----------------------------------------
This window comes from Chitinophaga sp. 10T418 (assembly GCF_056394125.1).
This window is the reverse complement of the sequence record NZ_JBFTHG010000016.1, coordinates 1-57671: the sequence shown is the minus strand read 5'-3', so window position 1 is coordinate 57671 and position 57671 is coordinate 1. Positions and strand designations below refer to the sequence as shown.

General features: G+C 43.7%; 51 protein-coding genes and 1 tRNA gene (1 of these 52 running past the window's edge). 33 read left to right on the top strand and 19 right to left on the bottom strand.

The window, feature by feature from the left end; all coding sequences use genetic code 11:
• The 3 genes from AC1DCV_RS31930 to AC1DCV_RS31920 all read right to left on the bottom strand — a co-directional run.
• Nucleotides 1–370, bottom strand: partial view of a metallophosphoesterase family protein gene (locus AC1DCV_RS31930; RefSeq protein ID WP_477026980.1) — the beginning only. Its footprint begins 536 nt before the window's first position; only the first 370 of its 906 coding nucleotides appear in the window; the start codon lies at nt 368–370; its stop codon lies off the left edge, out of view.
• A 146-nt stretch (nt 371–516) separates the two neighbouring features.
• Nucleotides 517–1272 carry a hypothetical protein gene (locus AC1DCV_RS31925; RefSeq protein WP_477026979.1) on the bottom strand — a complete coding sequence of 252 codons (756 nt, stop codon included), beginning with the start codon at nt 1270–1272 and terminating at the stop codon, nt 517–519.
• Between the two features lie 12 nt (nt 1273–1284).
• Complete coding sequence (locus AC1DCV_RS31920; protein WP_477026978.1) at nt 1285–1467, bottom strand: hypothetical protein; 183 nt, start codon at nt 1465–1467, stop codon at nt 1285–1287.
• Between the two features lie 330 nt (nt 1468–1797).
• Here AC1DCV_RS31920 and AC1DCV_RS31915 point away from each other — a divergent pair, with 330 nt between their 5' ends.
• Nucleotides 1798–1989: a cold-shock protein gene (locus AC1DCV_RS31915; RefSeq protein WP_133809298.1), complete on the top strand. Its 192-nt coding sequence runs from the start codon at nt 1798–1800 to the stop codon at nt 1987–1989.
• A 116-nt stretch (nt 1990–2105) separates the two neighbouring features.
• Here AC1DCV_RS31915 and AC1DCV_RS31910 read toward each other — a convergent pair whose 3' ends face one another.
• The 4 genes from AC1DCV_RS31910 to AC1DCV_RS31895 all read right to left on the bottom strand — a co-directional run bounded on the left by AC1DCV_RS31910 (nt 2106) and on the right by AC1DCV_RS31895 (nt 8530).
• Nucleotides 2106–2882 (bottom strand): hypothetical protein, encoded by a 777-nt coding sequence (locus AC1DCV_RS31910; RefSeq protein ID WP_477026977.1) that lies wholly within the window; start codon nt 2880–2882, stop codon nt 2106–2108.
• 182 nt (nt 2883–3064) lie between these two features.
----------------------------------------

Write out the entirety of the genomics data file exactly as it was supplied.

This window comes from Chitinophaga sp. 10T418 (assembly GCF_056394125.1).
This window is the reverse complement of the sequence record NZ_JBFTHG010000016.1, coordinates 1-57671: the sequence shown is the minus strand read 5'-3', so window position 1 is coordinate 57671 and position 57671 is coordinate 1. Positions and strand designations below refer to the sequence as shown.

General features: G+C 43.7%; 51 protein-coding genes and 1 tRNA gene (1 of these 52 running past the window's edge). 33 read left to right on the top strand and 19 right to left on the bottom strand.

The window, feature by feature from the left end; all coding sequences use genetic code 11:
• The 3 genes from AC1DCV_RS31930 to AC1DCV_RS31920 all read right to left on the bottom strand — a co-directional run.
• Nucleotides 1–370, bottom strand: partial view of a metallophosphoesterase family protein gene (locus AC1DCV_RS31930; RefSeq protein ID WP_477026980.1) — the beginning only. Its footprint begins 536 nt before the window's first position; only the first 370 of its 906 coding nucleotides appear in the window; the start codon lies at nt 368–370; its stop codon lies off the left edge, out of view.
• A 146-nt stretch (nt 371–516) separates the two neighbouring features.
• Nucleotides 517–1272 carry a hypothetical protein gene (locus AC1DCV_RS31925; RefSeq protein WP_477026979.1) on the bottom strand — a complete coding sequence of 252 codons (756 nt, stop codon included), beginning with the start codon at nt 1270–1272 and terminating at the stop codon, nt 517–519.
• Between the two features lie 12 nt (nt 1273–1284).
• Complete coding sequence (locus AC1DCV_RS31920; protein WP_477026978.1) at nt 1285–1467, bottom strand: hypothetical protein; 183 nt, start codon at nt 1465–1467, stop codon at nt 1285–1287.
• Between the two features lie 330 nt (nt 1468–1797).
• Here AC1DCV_RS31920 and AC1DCV_RS31915 point away from each other — a divergent pair, with 330 nt between their 5' ends.
• Nucleotides 1798–1989: a cold-shock protein gene (locus AC1DCV_RS31915; RefSeq protein WP_133809298.1), complete on the top strand. Its 192-nt coding sequence runs from the start codon at nt 1798–1800 to the stop codon at nt 1987–1989.
• A 116-nt stretch (nt 1990–2105) separates the two neighbouring features.
• Here AC1DCV_RS31915 and AC1DCV_RS31910 read toward each other — a convergent pair whose 3' ends face one another.
• The 4 genes from AC1DCV_RS31910 to AC1DCV_RS31895 all read right to left on the bottom strand — a co-directional run bounded on the left by AC1DCV_RS31910 (nt 2106) and on the right by AC1DCV_RS31895 (nt 8530).
• Nucleotides 2106–2882 (bottom strand): hypothetical protein, encoded by a 777-nt coding sequence (locus AC1DCV_RS31910; RefSeq protein ID WP_477026977.1) that lies wholly within the window; start codon nt 2880–2882, stop codon nt 2106–2108.
• 182 nt (nt 2883–3064) lie between these two features.